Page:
Paul Manafort on Tuesday will become the first of President Donald Trump’s former aides to go on trial, accused of bank and tax fraud by federal investigators probing Russian meddling in the 2016 U.S. presidential election.
Despite a focus on financial crimes, the trial could yield politically damaging headlines about a man who ran Trump’s campaign for three months and attended a June 2016 meeting with Russians offering damaging information on Trump’s Democratic rival Hillary Clinton that is now a focal point of Special Counsel Robert Mueller’s 14-month-old investigation.
“My guess is you will see O.J.-type frenzy at this court event,” said Michael Caputo, a former Trump aide and longtime Manafort associate, referring to the 1995 O.J. Simpson murder case. “I really hope the president continues to watch and make public comments about this case.”
He said Trump could help the public understand what is at stake in Mueller’s investigation, which both Trump and Caputo have called a “witch hunt” aimed at ending his presidency.
Prosecutors are expected to argue that Manafort’s lavish spending on suits, homes and luxury items did not match the income declared on his tax returns and that he misled lenders when he borrowed tens of millions of dollars against New York real estate.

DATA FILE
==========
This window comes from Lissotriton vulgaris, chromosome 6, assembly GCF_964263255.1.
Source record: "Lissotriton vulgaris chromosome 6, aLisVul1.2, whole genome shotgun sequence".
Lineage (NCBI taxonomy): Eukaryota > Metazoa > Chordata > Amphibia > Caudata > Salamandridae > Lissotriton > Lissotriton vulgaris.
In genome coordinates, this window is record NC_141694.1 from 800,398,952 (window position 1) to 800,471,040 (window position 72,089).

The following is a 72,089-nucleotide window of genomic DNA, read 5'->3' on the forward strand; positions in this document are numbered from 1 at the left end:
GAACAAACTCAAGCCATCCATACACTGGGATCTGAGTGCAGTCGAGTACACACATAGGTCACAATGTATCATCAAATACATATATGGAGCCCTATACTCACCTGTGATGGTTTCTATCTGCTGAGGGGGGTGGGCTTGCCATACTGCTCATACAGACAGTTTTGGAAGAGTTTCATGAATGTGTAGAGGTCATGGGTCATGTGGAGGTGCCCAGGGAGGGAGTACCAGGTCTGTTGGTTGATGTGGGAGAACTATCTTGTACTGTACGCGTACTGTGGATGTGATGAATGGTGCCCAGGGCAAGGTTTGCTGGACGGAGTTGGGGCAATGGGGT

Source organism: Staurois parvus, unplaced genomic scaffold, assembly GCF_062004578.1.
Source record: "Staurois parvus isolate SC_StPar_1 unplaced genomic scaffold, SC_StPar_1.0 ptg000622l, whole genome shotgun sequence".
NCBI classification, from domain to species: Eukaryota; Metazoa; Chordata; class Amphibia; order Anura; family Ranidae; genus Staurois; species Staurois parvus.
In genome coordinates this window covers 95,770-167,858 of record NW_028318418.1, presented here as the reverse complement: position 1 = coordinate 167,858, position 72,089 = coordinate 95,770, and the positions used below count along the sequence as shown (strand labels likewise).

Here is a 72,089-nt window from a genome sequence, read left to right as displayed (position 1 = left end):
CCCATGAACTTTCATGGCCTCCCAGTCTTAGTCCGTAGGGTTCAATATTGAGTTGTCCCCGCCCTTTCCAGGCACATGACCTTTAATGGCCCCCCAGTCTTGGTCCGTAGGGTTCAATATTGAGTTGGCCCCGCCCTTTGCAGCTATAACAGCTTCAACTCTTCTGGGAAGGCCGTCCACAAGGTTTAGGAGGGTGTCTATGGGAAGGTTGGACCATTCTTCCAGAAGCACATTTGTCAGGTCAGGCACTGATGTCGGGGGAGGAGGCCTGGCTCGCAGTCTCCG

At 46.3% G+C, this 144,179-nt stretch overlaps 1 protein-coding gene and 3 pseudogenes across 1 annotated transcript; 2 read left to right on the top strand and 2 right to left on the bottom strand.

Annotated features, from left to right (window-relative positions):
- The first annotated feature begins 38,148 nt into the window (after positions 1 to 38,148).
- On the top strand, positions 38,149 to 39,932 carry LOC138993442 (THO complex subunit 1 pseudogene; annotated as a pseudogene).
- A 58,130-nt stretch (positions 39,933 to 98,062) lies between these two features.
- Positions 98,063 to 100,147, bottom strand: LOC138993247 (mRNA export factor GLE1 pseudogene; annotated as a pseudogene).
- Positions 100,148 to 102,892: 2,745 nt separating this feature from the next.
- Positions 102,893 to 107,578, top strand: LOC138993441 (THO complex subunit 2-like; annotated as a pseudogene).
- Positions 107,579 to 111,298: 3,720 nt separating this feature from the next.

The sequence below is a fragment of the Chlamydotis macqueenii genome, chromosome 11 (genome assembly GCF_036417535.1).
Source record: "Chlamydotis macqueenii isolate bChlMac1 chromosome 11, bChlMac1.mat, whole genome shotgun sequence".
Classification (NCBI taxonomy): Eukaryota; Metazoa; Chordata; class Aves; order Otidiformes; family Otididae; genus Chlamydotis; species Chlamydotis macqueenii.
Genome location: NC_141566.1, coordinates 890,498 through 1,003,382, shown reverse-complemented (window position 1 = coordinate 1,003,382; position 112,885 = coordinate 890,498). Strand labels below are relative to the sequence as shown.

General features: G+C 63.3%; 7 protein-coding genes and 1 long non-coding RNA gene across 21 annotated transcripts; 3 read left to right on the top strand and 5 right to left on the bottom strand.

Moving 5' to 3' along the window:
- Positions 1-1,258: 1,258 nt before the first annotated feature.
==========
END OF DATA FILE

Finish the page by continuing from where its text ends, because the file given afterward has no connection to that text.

On Monday, prosecutors said in court filings that they intend to prove that Manafort earned more than $60 million lobbying for the former pro-Russia Ukrainian government and failed to report “a significant percentage” of that.
His lawyers are seeking to exclude evidence at trial that details Manafort’s political lobbying work in Ukraine, saying it would be “irrelevant, prejudicial and unnecessarily time-consuming.”
The charges largely predate the five months Manafort worked on the Trump team in 2016, some of them as campaign chairman.
Joshua Dressler, a law professor at Ohio State University, said the evidence against Manafort, 69, appears strong, but that he drew a favorable judge in the 78-year old T.S. Ellis, who is known to be tough on prosecutors, and said the politically charged climate increases the chances of a hung jury.
Manafort, who has pleaded not guilty, faces 18 counts. The nine bank fraud and conspiracy charges alone carry maximum sentences of 30 years each, and Judge Ellis noted in April that Manafort could be facing the rest of his life behind bars if convicted.
Given the strength of the evidence, however, some legal experts have suggested Manafort may be banking on an eventual pardon from Trump, who has called his former campaign chairman a “nice guy” who has been treated unfairly.
The trial, starting with selection of a 12-member jury, coincides with growing speculation that Trump’s former personal lawyer Michael Cohen may cooperate with federal investigators against the president.
Mueller’s team has estimated it could take 8 to 10 days to present its case to the jury, suggesting the trial may last at least three weeks.